(UPDATED, Oct. 28) Papaya volumes imported to the U.S. could drop 30% after Hurricane Patricia pounded the crop in the Mexican states of Colima and Jalisco.

To the north, vegetables and fruits in Sinaloa were comparatively unscathed.

Patricia, the most powerful hurricane ever recorded in the western hemisphere, was downgraded to a tropical storm as it weakened on landfall Oct. 24 along Mexico"s Pacific coast.

Andres Ocampo, director of operations for HLB Specialties, pegged the hit to the U.S. market at around 30% based on massive losses reported by the Colima division of ProPapaya, Mexico"s papaya producers association. About 50% to 55% of that state"s crop suffered wind damage, and 30% sustained water damage.

Mexico accounts for about 70% of imported papayas. Colima represents half of Mexico"s total and Jalisco has 15%. Surviving trees are likely to yield less than normal.

"Other states will most likely ramp up production, but as prices are likely to also go up in the internal market, it remains uncertain how much will the other producing areas be able to replace from the missing volumes," Ocampo said Oct. 26. "Guatemala and Belize are likely to increase volumes to cover the gaps, but that input cannot do much to offset such a large decrease in supply."

"Colima is also a strong producer of (limes) but it seems that those trees fared much better than papayas did," Ocampo said. The mango season already ended there.

Jalisco papaya damage was expected to be widespread, as that"s where the hurricane made landfall. There were also reports of tropical fruits damaged in Michoacan.

For crops grown in Sinaloa, Jesus Gonzalez, general manager at Crown Jewels Produce"s Nogales, Ariz., office, said he was awaiting reports from growers but anticipated relatively few problems.

"It seems like it didn"t do much damage," he said. "It was too far south of Sinaloa."

Big Chuy Distributing Co. Inc., Nogales, Ariz., sources watermelons out of Colima and Jalisco, but that fruit wasn"t planted yet, said Jesus Lopez Jr., sales manager.

"Those growing regions are more for the winter," he said. "They got some rains. We got lucky. Nothing was in the ground."

"The storm dissipated quickly," said Jimmy Munguia, sales manager for Del Campo Supreme Inc. "We had no damage."


Texas citrus, vegetables

In Texas, which had its own weather problems before Patricia came along and compounded them, there were harvest delays on citrus and vegetable items and reports that some onion acreage would have to be replanted. But it could have been worse.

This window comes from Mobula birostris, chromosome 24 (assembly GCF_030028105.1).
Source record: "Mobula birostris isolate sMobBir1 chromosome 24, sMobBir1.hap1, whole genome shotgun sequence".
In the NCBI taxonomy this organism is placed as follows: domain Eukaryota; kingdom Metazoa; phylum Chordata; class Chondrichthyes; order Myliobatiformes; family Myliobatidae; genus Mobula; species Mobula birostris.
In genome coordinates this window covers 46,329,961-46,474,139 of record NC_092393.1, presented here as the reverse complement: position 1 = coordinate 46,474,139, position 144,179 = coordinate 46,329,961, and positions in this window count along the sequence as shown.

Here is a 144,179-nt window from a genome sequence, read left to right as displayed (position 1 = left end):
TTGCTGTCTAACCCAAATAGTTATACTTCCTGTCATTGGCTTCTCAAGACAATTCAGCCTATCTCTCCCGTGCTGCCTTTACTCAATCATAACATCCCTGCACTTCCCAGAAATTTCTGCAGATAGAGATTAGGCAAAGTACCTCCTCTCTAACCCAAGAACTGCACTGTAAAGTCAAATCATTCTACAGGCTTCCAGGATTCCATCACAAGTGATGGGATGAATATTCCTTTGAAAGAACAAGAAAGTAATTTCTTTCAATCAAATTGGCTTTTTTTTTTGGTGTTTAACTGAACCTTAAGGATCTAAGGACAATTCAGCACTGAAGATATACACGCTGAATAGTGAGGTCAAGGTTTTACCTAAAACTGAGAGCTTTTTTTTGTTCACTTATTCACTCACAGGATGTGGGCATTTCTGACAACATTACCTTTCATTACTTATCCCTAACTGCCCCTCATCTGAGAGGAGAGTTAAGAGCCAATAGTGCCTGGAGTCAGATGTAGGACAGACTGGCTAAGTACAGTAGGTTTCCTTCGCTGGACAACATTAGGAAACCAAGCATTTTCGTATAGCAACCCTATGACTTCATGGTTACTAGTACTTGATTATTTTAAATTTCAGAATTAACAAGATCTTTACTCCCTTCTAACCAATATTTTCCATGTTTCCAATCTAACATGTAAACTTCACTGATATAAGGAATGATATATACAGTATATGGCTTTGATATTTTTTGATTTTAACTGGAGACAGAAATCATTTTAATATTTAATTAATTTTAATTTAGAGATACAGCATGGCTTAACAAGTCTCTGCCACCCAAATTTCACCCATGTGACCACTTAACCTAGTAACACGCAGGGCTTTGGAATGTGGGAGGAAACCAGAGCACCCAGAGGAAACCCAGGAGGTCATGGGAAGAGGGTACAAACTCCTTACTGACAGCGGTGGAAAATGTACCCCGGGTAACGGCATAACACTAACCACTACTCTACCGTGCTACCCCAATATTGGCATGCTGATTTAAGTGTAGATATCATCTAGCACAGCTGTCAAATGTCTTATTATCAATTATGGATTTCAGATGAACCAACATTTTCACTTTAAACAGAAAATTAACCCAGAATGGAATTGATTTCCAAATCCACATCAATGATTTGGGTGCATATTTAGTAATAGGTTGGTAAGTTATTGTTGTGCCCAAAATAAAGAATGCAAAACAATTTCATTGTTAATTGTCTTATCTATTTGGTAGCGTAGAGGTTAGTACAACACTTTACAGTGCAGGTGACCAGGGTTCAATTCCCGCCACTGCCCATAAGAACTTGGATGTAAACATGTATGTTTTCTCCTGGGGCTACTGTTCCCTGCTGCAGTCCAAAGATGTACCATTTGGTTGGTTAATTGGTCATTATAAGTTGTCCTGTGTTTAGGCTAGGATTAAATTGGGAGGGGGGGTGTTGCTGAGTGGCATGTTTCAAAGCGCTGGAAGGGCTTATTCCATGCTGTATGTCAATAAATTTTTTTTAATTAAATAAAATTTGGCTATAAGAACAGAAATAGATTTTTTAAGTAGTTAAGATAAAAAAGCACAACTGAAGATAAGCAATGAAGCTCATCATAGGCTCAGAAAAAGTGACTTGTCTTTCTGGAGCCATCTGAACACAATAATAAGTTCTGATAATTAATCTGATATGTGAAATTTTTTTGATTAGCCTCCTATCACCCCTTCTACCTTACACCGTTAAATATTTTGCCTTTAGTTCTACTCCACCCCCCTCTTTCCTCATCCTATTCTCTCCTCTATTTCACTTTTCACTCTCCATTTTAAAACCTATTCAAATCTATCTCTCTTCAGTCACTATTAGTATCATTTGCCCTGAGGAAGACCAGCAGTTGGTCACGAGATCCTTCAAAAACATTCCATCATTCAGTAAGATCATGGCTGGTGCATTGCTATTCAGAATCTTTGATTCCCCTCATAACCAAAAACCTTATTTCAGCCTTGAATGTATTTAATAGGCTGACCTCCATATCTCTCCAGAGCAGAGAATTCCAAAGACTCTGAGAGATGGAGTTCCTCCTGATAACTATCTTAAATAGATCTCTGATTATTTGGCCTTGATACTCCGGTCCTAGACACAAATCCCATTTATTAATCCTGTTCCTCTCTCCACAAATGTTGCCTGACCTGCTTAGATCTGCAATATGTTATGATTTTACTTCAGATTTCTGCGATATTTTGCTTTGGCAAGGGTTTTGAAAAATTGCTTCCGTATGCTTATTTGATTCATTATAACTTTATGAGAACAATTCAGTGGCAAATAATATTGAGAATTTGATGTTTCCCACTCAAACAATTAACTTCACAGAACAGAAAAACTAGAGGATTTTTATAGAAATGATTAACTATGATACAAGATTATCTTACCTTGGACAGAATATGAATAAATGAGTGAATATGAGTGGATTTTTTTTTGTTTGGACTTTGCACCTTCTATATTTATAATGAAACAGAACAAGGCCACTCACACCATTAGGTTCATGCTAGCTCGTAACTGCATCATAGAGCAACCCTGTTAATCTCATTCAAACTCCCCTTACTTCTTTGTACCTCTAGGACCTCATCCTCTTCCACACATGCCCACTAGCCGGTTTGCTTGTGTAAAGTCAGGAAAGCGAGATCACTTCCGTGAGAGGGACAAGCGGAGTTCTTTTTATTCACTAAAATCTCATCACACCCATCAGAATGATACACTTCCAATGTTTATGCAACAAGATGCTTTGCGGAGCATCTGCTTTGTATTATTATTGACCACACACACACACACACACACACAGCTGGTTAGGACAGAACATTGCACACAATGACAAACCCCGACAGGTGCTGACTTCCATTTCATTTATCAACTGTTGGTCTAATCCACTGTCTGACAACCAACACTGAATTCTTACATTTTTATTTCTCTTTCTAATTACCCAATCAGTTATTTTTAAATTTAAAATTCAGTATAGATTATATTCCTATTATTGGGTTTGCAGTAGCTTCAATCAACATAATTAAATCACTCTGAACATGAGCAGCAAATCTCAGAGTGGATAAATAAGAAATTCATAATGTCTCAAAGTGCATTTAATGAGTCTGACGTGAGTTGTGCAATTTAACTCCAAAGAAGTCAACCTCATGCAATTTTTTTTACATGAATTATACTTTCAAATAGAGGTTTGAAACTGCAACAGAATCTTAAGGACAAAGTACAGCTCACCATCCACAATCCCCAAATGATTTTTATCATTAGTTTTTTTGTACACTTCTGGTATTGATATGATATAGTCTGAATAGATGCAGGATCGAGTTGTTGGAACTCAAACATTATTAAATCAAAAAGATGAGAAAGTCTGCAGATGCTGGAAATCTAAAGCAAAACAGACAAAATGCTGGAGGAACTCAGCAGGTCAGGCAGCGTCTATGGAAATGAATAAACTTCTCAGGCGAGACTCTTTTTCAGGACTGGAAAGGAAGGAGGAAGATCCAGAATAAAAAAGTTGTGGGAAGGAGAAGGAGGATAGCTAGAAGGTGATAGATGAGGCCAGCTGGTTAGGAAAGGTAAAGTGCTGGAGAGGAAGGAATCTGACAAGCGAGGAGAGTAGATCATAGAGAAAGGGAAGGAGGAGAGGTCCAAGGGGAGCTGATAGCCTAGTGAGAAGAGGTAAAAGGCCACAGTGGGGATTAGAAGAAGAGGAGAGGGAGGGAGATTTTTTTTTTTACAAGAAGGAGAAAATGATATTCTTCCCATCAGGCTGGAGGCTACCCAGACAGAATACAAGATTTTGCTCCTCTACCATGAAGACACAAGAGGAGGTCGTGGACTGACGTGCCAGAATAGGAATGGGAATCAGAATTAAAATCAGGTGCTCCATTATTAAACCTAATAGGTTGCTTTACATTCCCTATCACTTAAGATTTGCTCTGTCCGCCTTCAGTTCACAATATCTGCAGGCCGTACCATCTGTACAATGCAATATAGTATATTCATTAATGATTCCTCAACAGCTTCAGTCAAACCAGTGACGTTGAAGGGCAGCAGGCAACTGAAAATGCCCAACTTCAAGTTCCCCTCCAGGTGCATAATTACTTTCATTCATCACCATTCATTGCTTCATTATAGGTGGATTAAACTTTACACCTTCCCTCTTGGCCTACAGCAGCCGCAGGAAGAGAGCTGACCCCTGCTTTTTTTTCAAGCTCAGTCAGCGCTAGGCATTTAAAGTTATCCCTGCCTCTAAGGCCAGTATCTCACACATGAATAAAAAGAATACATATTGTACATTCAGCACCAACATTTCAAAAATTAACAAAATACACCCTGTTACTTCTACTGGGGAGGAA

"South Texas really dodged a bullet, considering the confluence of low pressure from the gulf, a cool front from the north and then a Pacific hurricane injecting moisture into an already unstable environment," said Bret Erickson, president and CEO of the Texas International Produce Association.

In the Rio Grande Valley, 3 to 4 inches of rain fell in most areas Oct. 23-25, Erickson said, with some spotty downpours of 10 inches or more.

"Some areas may have had close to 20 inches over the last week, but that was very localized," he said Oct. 27. Heavy as it was, Texas had bigger rains north of the valley.

"It was set up to be a really bad situation, so a lot of guys prepared beforehand," Erickson said. Growers of citrus and vegetables picked what they could and then stopped harvesting for a few days. "For the citrus guys it may impact markets a few days out from when they were unable to pick, but it"s no big problem," he said.

 "Some of the younger vegetable plantings have some leaf damage, but they weren"t too concerned because they knew it would grow out of it," he said. "There was some wind damage but nothing widespread or devastating."

Onions are planted across the valley and some were exposed to the heavier rainfall, but damages are expected to be modest.

Patricia dumped nine or ten inches of rain on Weslaco, Texas, said Don Ed Holmes, owner of Weslaco-based The Onion House LLC.

The Texas onion crop was about halfway planted when the deluge came, Holmes said. How much the crop will be affected could depend on what stage plants were in when Patricia hit.

"The stuff that was already up appears to be OK, some stuff that was coming up appears to be OK and the stuff that was planted in the last 10 days we"ll have to wait and see."

Overall, though, early reports suggested that Patricia didn"t wreak as much havoc as growers thought it would, Holmes said.

"It didn"t come as hard as we thought it would. I can"t believe there wasn"t more damage than there was."

That said, growers wouldn"t likely know the full extent of damage until the week of Nov. 2, Holmes said.


Markets Editor Andy Nelson contributed to this story.